Colton says that the first person he met in heaven was Jesus, and Jesus has blue eyes. Colton’s parents showed him many portraits of Jesus done at different times in history, asking him if this is what Jesus looked like. He always said no, until they showed him a portrait done by Akiane when she was eight years old. He affirmed that this looks just like the Jesus he met. This painting, titled Prince of Peace, presents Jesus with dark blue-green eyes. Though the idea of a blue-eyed Jesus goes against the picture most of us have of him, the Prince of Peace portrait certainly looks like it could represent a Middle Eastern man, physically robust, with a strong yet peaceful demeanor. Though I had spent a fair amount of time looking at Prince of Peace, until I read Colton’s book I didn’t realize Akiane’s portrait had blue eyes. They aren’t the piercing blue we are accustomed to on the movie screen, more a dark blue-green with hazel. I think this is a good example of how biased our perceptions can be. It tells me not to be too quick to dismiss someone’s experience – my own preconceptions color how I understand what I both see and hear.
Angels On Assignment
In the book “Angels on Assignment” Roland Buck describes visiting heaven in a vision, and seeing something he thinks is contrary to scripture. He has the chutzpah to tell God, “That is against my theology.” God replies, “I don’t care about your theology.” Heh.
Pastor Buck is surprised by a number of things he sees in heaven. As I read the book I found his personal reactions very interesting: I got the impression his approach to life was being challenged. For instance, not all details included in the Bible are in heaven’s record books. God explained He does not keep a record of His children’s mistakes, since he has forgiven them: therefore the story of Abraham giving his wife to another man is not included in God’s own book about Abraham’s life. Pastor Buck seemed to have a hard time getting his head around this, maybe because Abraham’s flaws seemed such an important part of the story. I think Pastor Buck struggled at some points, thinking that heaven “should” be a particular way. Reading this book made me realize how easy it is to fall this thinking. The author had many visions over a number of years, and so the book contains a great deal of information about heaven – a lot of bang for the buck you might say.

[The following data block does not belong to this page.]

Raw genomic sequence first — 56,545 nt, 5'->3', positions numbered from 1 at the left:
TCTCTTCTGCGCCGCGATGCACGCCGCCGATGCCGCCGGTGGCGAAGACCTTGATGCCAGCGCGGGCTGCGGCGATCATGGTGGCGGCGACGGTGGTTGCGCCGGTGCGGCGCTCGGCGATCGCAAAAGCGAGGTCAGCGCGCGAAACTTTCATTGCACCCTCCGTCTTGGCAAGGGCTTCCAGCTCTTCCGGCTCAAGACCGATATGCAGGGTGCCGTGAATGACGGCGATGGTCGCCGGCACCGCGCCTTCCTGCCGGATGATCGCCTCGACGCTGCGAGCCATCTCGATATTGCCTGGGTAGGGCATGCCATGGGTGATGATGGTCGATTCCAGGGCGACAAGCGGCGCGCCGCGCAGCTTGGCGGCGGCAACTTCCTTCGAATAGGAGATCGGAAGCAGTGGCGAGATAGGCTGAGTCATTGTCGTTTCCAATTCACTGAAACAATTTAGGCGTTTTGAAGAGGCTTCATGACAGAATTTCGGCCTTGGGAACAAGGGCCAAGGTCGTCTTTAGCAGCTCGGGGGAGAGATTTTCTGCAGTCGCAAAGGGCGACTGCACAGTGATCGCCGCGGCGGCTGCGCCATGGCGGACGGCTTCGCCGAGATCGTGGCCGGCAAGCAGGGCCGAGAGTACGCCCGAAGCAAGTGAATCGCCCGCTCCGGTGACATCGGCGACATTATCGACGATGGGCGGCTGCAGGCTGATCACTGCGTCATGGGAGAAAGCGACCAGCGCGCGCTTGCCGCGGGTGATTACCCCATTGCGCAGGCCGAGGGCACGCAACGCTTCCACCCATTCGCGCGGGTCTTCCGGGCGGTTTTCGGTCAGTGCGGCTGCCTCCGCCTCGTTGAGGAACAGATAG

“Heaven” by Randy Alcorn is a study about the bible’s teachings on the subject. The author attempts to counteract some things the average Christian in the pew fears about heaven – that heaven will be boring, that we won’t have much to do there and so forth. While I think the author did some good solid work in this book, I think it is aimed at an audience of what some call “Sunday Morning Christians.” SMCs are perfectly nice people, but Christianity has not exactly impacted their lives deeply. They have their doubts about heaven, because the homey pleasures of Sunday afternoon football, BBQing with friends, and watching a little TV at the end of the day seem like the best things in life – and they have trouble reconciling these activities with a glorious eternity. If a person is of a very practical turn of mind, and has not thought much beyond this life, this would be a good place to start.
Just one bone to pick with Mr Alcorn. He gives his opinion that people in heaven wear robes, probably white. This is a statement backed up with absolutely nothing. I wish he would say something like, “In my opinion we will wear robes because robes are comfortable, cross cultural and timeless. I think they will be white to symbolize the light of God’s presence.” But instead he just announces “white robes,” not giving any reason why not blue jeans, jodhpurs, or kilts. I don’t mind a little speculation – just give me some idea of your thought process.
- Home Page - Akiane, child prodigy
Here is Akiane's homepage, with information about her and her art.
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Rev. Oden Hetrick's visitations to Heaven.
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How I have personally interacted with the Bible throughout my life.